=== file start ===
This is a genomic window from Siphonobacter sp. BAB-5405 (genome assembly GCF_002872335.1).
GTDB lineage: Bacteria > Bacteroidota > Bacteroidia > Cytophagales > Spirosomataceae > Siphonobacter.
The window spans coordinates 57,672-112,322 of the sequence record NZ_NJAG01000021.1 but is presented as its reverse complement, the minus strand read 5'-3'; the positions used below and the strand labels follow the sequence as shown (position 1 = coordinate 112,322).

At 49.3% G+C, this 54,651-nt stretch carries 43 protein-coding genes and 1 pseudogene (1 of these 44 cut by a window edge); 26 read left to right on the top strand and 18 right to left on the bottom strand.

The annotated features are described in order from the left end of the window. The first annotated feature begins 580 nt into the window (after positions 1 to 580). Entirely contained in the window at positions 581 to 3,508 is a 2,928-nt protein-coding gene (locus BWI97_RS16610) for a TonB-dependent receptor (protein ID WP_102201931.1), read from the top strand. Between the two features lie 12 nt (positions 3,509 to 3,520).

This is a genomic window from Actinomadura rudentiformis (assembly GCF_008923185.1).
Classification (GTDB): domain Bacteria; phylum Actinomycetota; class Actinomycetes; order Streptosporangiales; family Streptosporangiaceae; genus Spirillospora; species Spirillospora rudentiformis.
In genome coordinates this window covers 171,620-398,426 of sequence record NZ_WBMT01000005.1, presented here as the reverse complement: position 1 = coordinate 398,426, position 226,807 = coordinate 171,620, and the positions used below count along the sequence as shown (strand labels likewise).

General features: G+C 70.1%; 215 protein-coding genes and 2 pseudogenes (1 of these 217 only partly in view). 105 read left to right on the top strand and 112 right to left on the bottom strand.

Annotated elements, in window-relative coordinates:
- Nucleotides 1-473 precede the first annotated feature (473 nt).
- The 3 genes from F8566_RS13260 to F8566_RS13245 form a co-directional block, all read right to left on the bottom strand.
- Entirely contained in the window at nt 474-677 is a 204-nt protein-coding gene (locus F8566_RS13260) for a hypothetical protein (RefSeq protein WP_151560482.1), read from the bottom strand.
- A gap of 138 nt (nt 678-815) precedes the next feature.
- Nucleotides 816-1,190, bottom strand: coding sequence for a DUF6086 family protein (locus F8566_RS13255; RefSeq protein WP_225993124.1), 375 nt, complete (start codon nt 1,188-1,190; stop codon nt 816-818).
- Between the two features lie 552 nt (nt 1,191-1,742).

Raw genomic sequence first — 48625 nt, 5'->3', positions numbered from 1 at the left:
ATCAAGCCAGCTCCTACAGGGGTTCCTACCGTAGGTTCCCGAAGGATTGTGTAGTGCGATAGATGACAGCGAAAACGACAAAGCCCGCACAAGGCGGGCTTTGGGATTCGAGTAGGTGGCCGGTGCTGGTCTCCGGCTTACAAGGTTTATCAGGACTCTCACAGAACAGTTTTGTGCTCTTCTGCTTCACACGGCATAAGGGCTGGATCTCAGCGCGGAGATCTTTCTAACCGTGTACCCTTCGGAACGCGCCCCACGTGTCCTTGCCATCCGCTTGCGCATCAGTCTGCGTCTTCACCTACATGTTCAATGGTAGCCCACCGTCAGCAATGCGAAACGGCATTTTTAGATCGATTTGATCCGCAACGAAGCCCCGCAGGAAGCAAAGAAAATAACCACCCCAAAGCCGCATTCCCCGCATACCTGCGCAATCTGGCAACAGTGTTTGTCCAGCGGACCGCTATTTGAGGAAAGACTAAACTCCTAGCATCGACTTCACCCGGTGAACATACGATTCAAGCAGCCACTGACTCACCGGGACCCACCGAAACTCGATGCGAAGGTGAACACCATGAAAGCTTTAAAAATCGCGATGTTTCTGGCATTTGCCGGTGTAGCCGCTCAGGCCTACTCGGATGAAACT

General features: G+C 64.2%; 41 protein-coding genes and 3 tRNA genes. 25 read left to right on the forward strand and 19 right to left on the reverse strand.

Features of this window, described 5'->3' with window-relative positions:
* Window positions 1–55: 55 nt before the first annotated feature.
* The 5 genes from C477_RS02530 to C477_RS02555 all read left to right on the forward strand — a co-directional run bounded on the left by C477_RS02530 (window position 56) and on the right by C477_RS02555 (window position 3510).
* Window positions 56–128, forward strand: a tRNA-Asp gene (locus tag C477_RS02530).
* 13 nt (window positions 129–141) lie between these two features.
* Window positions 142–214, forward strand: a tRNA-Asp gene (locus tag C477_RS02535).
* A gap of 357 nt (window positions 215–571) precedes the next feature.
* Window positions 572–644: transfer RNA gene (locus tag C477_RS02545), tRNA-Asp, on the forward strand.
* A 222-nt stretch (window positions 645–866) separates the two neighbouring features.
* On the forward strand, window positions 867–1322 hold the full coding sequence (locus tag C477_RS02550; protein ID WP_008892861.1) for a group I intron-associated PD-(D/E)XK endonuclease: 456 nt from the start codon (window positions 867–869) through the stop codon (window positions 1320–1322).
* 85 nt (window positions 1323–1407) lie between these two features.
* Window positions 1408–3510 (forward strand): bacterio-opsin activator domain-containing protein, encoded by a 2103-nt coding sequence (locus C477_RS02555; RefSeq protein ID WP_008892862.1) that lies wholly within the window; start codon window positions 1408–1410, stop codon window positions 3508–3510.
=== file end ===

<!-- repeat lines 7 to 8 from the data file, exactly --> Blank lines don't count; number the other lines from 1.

Classification (GTDB): domain Bacteria; phylum Actinomycetota; class Actinomycetes; order Streptosporangiales; family Streptosporangiaceae; genus Spirillospora; species Spirillospora rudentiformis.
In genome coordinates this window covers 171,620-398,426 of sequence record NZ_WBMT01000005.1, presented here as the reverse complement: position 1 = coordinate 398,426, position 226,807 = coordinate 171,620, and the positions used below count along the sequence as shown (strand labels likewise).